It has never been easier to find out what’s happening in the world, and it’s never been easier to get numerous perspectives on the issues of the day.
In light of the information explosion, it isn’t at all clear that subsidies for public broadcasting – like those that go to National Public Radio – are necessary or wise.
Today – in contrast to 1970, when NPR was founded – anyone with access to an Internet connection also has access to a virtually unlimited amount of information from a wide variety of sources. NPR adds little of additional value to the mix.
There also are a couple of important facts about NPR that should give us pause.
First, NPR programming, like most media programming, leans left. Forcing people to fund programming with which they disagree – even at very low levels – is not much different from forcing them to help pay my pastor’s salary.
Second, NPR listeners tend to have higher-than-average incomes. Subsidies are not needed. If they value NPR, listeners could easily write out checks to cover its costs.
Art Carden, Stanford University
Some conservative members of Congress are seeking to de-fund National Public Radio, but these legislators might want to think twice about that effort. NPR is – believe it or not – a favorite of many conservative listeners. In a survey by the research firm GfK MRI, 28 percent of the network’s listeners self-identified as conservative or very conservative and 25 percent identified as middle-of-the-road. Millions of informed conservatives regularly listen to a network that some critics describe as a service aimed at a prosperous liberal elite.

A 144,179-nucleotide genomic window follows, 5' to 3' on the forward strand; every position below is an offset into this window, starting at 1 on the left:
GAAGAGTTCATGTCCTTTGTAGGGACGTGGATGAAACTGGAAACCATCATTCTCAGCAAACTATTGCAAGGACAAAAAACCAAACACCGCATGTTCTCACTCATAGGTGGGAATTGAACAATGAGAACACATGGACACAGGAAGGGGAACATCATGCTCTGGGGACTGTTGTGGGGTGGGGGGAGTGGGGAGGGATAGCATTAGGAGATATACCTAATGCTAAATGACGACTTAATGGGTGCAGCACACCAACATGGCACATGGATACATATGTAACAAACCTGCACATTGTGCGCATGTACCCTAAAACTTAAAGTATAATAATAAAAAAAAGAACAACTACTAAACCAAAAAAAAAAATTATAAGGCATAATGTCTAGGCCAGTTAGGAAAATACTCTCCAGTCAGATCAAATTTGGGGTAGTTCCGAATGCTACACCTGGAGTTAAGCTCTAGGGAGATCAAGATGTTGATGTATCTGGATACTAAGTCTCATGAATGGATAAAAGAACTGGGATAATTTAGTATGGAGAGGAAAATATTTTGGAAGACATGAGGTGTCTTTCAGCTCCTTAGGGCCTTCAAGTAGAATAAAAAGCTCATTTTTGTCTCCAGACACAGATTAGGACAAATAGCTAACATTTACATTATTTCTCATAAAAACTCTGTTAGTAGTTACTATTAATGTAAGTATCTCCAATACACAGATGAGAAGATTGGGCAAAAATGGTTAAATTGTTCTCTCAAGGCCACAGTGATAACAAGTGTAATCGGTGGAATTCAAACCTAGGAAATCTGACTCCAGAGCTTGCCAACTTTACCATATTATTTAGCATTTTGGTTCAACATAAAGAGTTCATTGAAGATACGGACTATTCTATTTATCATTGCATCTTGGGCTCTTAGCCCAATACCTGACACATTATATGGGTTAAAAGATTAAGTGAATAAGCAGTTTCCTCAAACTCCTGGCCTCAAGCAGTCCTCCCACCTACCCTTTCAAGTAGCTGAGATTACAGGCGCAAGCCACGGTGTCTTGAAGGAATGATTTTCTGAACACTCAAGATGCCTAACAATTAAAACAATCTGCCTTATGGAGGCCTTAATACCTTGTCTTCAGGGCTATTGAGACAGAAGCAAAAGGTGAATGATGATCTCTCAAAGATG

Some members of Congress who seek federal de-funding of NPR point to what they say is the network’s liberal bias in news reporting. I don’t hear it. I hear a scrupulous attempt to be – may I coin a phrase? – fair and balanced.
More affluent public radio stations could pay for NPR programs from other sources, like listener contributions. But some smaller stations would not have enough of those non-federal funds.
National Public Radio, through local public radio stations, serves listeners across the country, from the largest cities to the smallest rural communities. Congress should reject all legislation aimed at eliminating NPR’s federal funding.
Fred Andrle, independent journalist